Speech – Building a safe city (Priscilla Leung)

Deputy President, I learnt from today’s news report that another Mainland tour has traffic accidents in Taiwan, which killed the tourist guide and injured more than 20 people. The earlier incident of hot air balloon crash in Egypt is still unforgettable to Hong Kong people, in which some Hong Kong visitors were burnt to death in a hot air balloon in Egypt. The Philippines hostage incident has even left a very painful memory for us.

Imagining that Hong Kong is relatively safer than the abovementioned places, we have all along thought that Hong Kong is a safe place to many people. However, the tragic fire in Fa Yuen Street, the building collapse in To Kwa Wan, the Lamma maritime disaster as well as the “618” landslide incident which happened long ago, have tolled an alarm bell for many visitors and Hong Kong people that Hong Kong does have various safety problems.

According to a colleague, the fact that Hong Kong has been excluded from the ranking list on China’s safest cities may not truly reflect the reality. I nonetheless consider such ranking lists a reminder. Some of us probably do not or are reluctant to believe that Hong Kong has been excluded from the ranking list, thinking that this is impossible. But to me, should we first reflect upon ourselves why we will soon or have been excluded from the ranking list on China’s safest cities?

Hong Kong has all along imagined itself to be superior to other Mainland cities, but the fact is that we have not only been excluded from the ranking list of competitiveness, but also the ranking list of safety. According to those ranking agencies, Macao, Shenzhen and Taipei are superior to Hong Kong. I would see this as a scourge and it is worthwhile for us to reflect upon ourselves.

As many colleagues have just said, the tragic fire in Fa Yuen Street might involve the issue of sub-divided units or fire safety facilities, or probably building structure, as in the case of building collapse in To Kwa Wan. I remember that when the Government submitted the relevant report back then, I have described it as a “three-nots” report, namely “not responsible”, “not serious to the problem” and “not acceptable”.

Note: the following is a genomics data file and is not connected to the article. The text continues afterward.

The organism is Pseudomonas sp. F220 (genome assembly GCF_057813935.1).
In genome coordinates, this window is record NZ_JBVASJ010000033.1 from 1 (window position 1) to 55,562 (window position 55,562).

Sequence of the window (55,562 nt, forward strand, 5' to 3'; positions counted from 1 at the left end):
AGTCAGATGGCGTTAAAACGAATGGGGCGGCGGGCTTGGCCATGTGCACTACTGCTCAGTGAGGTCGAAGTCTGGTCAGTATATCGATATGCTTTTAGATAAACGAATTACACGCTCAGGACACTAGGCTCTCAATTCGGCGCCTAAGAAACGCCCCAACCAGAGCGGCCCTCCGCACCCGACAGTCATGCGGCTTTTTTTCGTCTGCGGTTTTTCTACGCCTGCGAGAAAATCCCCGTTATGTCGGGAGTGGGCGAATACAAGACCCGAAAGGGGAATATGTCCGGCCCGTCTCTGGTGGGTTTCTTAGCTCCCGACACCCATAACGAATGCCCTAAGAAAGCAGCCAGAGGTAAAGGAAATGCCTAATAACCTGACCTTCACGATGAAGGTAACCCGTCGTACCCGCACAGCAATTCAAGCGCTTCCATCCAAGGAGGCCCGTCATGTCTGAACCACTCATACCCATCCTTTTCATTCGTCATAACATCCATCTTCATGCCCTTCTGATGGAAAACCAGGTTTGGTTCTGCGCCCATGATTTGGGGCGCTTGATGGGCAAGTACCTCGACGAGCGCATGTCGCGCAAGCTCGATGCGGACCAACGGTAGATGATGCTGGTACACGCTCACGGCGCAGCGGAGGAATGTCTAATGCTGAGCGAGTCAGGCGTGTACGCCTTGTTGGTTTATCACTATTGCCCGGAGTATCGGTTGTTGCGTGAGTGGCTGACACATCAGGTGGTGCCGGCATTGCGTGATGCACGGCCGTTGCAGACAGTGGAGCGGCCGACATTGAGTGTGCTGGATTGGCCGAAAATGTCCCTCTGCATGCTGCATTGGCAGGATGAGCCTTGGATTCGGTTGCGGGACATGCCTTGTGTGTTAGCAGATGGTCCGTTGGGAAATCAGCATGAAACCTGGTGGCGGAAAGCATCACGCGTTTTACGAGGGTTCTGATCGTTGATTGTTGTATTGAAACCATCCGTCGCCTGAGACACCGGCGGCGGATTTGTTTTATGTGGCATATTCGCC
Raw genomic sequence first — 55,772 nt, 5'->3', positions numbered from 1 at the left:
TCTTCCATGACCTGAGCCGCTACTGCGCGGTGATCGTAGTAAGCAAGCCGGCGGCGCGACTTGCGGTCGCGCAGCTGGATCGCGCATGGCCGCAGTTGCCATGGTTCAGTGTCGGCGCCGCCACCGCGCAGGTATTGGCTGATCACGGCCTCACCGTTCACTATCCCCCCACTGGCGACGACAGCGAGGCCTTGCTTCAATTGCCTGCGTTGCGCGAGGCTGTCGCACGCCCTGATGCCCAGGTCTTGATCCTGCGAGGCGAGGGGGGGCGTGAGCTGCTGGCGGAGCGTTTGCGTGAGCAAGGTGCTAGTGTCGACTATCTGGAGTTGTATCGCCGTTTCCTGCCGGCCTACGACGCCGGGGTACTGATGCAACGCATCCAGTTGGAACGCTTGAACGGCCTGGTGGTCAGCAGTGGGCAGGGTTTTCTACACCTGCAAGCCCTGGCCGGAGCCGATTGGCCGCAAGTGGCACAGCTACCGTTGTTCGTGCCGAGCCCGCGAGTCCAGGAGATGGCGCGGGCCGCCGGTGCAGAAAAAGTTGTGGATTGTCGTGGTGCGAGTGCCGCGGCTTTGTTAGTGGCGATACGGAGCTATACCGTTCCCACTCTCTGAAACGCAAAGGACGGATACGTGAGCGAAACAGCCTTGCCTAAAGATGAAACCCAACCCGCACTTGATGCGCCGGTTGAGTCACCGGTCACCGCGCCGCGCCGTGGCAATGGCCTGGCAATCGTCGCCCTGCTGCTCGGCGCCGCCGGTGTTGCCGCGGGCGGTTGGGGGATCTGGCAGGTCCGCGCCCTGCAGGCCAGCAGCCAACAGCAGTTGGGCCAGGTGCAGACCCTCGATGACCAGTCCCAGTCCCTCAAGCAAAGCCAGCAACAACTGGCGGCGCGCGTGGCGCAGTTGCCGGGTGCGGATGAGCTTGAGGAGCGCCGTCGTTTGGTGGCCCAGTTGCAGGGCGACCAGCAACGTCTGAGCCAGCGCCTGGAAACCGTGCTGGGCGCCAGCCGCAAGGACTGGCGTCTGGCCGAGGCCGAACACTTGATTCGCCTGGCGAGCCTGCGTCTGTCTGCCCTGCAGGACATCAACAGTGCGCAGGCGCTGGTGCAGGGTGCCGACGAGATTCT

The Lamma maritime disaster has actually revealed another problem: Apart from the environmental and safety problems caused by natural or man-made disasters, is our bureaucratic structure also full of problems? For example, in the building collapse incident at Ma Tau Wai Road, the Buildings Department had already sounded alarms before the incident. Some dangerous flats have received warnings time and again in these few years, but no action has ever been taken by the authorities and the matter was then shelved. The building concerned precisely belongs to this category.

Again, the Lamma maritime disaster reveals that Hong Kong people are  very complacent and there are problems which they have never thought of. And, touch wood, no one would have imagined to see a maritime disaster in Hong Kong. Looking at the existing compensatory schemes of the Social Welfare Department, it can be seen that the Government has never imagined a maritime disaster like this happening in Hong Kong.

The existing assistance schemes include the Traffic Accident Victims Assistance Scheme, Criminal and Law Enforcement Injuries Compensation Scheme and Emergency Relief Fund. These are standing schemes providing financial assistance to the victims. What is the coverage of the Traffic Accident Victims Assistance Scheme? It covers victims of road traffic accidents, but not maritime disasters, and their families. The Emergency Relief Fund, on the other hand, requires that financial assistance be provided only to persons in need of urgent relief as a result of flooding, fire, typhoon, landslide or other natural disasters, and it also does not cover major disasters like the Lamma maritime disaster.

All these assistance schemes have not taken into consideration the possibility of crisis. I do not want to dwell on what else may come, but judging from the narrow coverage of the abovementioned funds and assistance schemes, we can see that the Government has not foreseen any major security crisis in other areas. More sarcastically, the Disaster Relief Fund established by the former Legislative Council in 1993 through a resolution requires that all grants should confine to humanitarian aids within Hong Kong.

I eagerly hope that the authorities will learn from the painful lessons of the tragic fire in Fa Yuen Street and the Lamma maritime disaster, and just as I have proposed time and again in this Council, discard the narrow mindset by establishing a $100 million emergency assistance scheme called “Emergency Contingency Fund” in respect of our environment, building structure, as well as transport and maritime disasters. In case there is major or man-made disaster, prompt assistance can be provided to families of urgent needs. Only by so doing can we look at our security problems by breaking away from the traditional and bureaucratic mindset.

President, I so submit.